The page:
Testing for gas helps meet Enviso targets

Remember when buses spewing black diesel smoke were just part of urban life?

That was then. This is now.

These days, the last thing ETS or the City’s Fleet Services Branch want to see is anything at all emitting from a bus exhaust pipe. They don’t even want certain gases that you can’t see to be emitted in unsafe concentrations.

That’s why Fleet Services is using an emissions detection technology that’s been around for a while in the form of large gas analyzer machines, but which has recently been downsized into convenient hand-held units called The Green Thing.

The unit’s working end is attached to a long pole so it can be held high and inserted in an idling bus’ tailpipe. Very quickly it produces readouts of the parts-per-million concentration of carbon monoxide, hydrocarbons and oxides of nitrogen, the gases that form awful-looking yellow smog hanging over polluted urban areas.

“We use it to analyze 10% of ETS buses every six months,” says Bart Agate, Fleet Services’ senior industrial engineer.

The program recently won the competition for Charles Labatiuk Award for Environmental Excellence.

“Our results serve two purposes; they enable us to verify that we’re meeting our Enviso emission standards, and if we do find a bus that is generating unacceptable levels of specific gases, we can locate the problem and correct it right away.”

Too many oxides of nitrogen can mean something’s wrong with the engine management computer or with the selective catalytic reduction system which breaks down oxides of nitrogen into harmless oxygen and nitrogen.

Too-high levels of carbon monoxide or hydrocarbons can be signs of a plugged air filter, or an engine that’s running with too rich a fuel-air mix.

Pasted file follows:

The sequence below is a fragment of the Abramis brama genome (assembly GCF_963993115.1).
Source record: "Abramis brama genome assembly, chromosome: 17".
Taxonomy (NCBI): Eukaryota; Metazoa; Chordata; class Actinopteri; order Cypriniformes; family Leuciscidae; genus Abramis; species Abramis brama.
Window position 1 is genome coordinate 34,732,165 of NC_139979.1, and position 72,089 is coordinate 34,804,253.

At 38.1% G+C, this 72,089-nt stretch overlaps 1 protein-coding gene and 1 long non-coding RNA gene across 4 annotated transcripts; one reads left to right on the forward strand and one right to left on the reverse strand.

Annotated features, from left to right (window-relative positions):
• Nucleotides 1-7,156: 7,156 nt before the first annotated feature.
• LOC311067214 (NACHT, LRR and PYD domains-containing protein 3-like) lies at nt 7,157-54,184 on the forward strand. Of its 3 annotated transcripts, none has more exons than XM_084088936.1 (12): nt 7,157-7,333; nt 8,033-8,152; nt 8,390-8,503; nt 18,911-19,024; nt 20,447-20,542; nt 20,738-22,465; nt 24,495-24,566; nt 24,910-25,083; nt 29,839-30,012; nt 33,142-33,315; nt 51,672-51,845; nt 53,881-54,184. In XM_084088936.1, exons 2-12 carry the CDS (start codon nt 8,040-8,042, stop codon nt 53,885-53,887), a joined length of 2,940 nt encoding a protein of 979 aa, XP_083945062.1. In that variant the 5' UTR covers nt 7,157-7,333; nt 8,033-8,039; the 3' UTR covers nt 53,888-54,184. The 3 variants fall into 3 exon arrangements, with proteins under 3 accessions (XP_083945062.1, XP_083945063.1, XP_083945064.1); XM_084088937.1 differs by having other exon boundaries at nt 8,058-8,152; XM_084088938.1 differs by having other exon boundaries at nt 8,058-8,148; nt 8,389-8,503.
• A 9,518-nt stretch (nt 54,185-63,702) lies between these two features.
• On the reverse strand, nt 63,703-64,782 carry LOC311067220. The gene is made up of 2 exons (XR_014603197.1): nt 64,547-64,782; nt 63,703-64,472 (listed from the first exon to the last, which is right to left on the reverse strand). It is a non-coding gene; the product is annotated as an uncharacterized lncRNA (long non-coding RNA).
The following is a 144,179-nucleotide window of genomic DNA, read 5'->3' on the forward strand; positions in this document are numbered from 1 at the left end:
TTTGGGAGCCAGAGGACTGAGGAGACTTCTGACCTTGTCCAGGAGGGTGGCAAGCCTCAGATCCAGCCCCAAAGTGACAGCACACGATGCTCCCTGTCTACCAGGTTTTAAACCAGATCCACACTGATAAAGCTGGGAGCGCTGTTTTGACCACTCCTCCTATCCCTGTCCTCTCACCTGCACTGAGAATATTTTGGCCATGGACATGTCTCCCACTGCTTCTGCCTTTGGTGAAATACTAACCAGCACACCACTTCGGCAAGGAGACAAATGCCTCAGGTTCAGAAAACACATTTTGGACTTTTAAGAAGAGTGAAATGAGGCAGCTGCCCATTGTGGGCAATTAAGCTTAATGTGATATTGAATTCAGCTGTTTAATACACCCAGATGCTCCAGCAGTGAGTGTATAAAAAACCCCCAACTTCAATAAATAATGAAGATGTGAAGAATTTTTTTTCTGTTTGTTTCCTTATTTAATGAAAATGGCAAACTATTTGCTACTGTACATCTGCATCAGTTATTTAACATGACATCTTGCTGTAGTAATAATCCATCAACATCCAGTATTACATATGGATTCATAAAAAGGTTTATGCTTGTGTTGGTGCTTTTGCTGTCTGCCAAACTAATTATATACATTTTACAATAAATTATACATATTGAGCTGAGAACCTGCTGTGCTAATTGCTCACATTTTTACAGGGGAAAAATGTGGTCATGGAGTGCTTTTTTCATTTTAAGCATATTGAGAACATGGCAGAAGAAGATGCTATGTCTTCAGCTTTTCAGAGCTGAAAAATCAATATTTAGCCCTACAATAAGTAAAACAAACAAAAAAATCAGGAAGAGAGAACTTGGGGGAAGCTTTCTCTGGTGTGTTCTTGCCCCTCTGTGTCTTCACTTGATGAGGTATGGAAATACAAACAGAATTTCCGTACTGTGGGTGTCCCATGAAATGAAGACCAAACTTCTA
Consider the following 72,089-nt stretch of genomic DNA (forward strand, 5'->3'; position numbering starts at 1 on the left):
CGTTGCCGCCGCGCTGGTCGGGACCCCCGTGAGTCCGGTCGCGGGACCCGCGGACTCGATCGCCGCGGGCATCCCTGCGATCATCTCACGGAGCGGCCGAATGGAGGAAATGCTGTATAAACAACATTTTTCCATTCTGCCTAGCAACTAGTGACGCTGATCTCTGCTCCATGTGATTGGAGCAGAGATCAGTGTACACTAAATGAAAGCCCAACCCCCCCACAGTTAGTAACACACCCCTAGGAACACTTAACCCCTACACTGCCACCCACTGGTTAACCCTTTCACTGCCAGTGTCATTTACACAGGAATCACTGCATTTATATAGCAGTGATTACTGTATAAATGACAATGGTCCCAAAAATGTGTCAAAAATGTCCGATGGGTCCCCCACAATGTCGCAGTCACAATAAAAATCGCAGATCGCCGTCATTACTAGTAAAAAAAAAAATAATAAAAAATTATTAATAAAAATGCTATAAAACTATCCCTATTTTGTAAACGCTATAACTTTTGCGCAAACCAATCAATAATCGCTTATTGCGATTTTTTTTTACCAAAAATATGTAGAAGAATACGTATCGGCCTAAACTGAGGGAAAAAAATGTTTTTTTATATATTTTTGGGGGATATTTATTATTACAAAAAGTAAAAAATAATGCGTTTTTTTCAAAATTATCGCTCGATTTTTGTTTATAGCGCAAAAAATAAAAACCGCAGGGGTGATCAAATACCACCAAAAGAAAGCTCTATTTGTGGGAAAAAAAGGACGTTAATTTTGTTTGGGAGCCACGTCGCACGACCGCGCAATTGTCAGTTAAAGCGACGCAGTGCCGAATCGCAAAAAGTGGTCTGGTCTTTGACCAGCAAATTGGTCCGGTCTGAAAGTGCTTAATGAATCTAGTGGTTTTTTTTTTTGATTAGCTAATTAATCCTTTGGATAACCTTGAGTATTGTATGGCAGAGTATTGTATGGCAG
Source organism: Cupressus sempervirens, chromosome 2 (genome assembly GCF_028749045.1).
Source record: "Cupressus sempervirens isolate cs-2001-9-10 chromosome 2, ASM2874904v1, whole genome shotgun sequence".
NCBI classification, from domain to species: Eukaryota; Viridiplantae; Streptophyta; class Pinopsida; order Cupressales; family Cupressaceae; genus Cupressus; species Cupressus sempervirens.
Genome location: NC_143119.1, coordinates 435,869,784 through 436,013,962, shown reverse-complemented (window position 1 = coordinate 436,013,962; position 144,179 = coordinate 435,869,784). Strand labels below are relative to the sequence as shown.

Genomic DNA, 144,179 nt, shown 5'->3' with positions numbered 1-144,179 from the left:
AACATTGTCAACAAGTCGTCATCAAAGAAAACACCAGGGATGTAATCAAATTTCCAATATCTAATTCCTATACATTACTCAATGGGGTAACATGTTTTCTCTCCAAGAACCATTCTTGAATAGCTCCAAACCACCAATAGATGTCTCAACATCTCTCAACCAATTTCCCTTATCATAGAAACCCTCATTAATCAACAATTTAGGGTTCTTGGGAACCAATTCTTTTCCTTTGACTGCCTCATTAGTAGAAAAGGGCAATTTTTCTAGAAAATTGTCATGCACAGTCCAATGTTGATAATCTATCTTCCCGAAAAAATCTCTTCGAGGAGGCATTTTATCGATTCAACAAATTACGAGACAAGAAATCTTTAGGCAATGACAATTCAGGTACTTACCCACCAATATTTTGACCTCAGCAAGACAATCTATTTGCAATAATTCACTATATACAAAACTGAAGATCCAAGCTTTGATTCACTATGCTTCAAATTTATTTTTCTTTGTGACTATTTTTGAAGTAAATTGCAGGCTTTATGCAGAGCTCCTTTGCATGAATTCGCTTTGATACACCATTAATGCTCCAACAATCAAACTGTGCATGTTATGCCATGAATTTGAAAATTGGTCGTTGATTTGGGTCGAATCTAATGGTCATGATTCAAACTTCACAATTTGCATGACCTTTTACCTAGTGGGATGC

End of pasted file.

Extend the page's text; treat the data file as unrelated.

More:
“If that continues, the exhaust will be smoky. Over time, it can create costly mechanical problems because if  too much fuel in the cylinders remains unburned, it washes out oil and intensifies metal-to-metal wear. That causes overheating and increases future chances of expensive repairs.

“Buses with improper fuel/air mixes also lose engine power. They’re sluggish,” says Bart. “Improper mixture can also cause both high fuel consumption and contamination of the engine intake system due to exhaust gas recirculation.”

Fleet Services is an enthusiastic participant in Edmonton’s Community Energy Transition Strategy, an eight-year plan to reduce greenhouse gas emissions by 35% and reduce the energy used by every citizen by 25%, among other things.

Among the plan’s many goals are to avoid wasteful energy and carbon-intensive practices, improve energy efficiency and replace high carbon energy sources with low carbon sources.

City of Edmonton Fleet Services’ Mechanical Coordinator Ray Petlock holding a Green Thing gas emissions analyzer. Its probe is inserted into a bus’ exhaust pipe, and parts-per-million readouts for various gas levels are instant.

City of Edmonton Fleet Services’ Mechanical Coordinator Ray Petlock holding a Green Thing gas emissions analyzer. Its probe is inserted into a bus’ exhaust pipe, and parts-per-million readouts for various gas levels are instant.

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